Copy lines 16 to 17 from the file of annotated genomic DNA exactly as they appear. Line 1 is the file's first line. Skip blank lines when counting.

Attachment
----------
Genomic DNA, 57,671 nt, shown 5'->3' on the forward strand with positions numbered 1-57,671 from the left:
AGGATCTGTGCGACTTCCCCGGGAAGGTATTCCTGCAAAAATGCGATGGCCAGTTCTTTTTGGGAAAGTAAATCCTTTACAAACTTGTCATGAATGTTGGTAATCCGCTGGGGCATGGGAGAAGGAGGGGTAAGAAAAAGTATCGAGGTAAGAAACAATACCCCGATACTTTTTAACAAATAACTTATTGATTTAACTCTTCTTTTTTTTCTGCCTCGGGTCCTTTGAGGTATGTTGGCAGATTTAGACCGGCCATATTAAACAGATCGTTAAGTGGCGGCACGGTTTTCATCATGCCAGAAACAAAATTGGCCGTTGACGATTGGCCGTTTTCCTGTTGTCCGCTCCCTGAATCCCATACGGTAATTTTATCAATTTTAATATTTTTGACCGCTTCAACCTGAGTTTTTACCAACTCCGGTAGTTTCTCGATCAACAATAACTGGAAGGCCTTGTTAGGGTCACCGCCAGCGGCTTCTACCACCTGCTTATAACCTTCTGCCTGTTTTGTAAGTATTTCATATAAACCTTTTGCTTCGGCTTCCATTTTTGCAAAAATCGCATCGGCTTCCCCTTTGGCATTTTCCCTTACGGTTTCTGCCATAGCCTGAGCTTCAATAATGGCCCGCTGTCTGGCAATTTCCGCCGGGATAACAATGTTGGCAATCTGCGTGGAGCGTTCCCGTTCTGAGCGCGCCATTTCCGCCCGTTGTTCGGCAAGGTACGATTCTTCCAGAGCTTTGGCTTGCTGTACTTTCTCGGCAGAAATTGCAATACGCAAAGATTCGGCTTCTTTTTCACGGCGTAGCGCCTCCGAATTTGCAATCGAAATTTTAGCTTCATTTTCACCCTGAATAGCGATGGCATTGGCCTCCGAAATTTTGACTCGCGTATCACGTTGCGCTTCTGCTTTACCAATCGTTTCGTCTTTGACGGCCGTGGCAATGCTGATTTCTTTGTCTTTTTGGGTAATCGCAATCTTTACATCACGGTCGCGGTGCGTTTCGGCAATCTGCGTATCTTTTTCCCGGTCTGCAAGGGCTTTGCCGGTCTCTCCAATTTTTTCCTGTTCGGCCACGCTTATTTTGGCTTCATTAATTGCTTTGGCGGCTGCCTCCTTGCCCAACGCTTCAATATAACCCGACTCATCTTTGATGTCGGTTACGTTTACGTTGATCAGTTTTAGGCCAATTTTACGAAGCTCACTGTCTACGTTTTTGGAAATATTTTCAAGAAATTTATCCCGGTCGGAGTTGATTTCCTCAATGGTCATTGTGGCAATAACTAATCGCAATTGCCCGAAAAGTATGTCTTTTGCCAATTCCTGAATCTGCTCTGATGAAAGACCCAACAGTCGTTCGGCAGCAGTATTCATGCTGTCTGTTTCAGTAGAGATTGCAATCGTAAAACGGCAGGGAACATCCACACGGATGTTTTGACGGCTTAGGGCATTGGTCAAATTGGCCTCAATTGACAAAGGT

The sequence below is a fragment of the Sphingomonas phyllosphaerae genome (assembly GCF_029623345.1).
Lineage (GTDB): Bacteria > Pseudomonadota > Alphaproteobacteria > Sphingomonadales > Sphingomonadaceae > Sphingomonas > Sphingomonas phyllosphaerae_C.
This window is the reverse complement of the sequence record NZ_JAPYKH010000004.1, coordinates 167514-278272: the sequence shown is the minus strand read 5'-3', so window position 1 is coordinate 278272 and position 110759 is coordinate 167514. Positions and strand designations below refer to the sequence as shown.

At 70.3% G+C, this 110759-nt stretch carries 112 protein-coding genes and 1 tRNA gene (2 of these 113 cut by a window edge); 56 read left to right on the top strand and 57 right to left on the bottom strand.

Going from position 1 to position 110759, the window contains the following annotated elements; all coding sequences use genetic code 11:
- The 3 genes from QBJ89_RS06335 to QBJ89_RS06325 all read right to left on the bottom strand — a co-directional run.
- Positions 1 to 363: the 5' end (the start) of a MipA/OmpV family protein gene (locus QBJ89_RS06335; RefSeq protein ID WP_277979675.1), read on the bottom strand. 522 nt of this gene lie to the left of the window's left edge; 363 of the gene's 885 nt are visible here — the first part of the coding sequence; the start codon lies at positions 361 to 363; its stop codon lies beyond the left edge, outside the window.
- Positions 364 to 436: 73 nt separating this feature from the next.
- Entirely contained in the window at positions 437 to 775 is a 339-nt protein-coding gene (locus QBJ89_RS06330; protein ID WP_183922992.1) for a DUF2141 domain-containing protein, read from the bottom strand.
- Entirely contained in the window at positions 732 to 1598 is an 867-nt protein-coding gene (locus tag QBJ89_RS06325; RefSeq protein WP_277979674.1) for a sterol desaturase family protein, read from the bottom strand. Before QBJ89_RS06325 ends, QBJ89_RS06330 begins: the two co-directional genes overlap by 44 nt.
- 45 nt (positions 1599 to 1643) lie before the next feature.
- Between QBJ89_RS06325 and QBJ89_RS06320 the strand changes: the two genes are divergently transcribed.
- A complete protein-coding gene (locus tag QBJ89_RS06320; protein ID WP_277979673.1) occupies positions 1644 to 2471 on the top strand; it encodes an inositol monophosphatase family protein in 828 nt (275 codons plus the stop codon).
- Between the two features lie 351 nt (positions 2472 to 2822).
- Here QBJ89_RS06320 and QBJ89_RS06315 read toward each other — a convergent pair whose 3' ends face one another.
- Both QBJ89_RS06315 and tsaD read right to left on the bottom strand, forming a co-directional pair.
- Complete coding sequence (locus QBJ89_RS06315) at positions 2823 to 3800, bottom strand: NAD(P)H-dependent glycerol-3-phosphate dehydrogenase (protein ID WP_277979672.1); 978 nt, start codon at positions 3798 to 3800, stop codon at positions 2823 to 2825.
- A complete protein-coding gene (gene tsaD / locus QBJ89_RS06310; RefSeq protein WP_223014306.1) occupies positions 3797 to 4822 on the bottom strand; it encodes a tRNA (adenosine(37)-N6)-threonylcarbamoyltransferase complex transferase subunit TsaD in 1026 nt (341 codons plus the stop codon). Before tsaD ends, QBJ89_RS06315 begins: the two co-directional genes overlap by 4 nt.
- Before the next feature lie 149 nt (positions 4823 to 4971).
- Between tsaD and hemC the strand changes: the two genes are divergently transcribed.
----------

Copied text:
- Between the two features lie 351 nt (positions 2472 to 2822).
- Here QBJ89_RS06320 and QBJ89_RS06315 read toward each other — a convergent pair whose 3' ends face one another.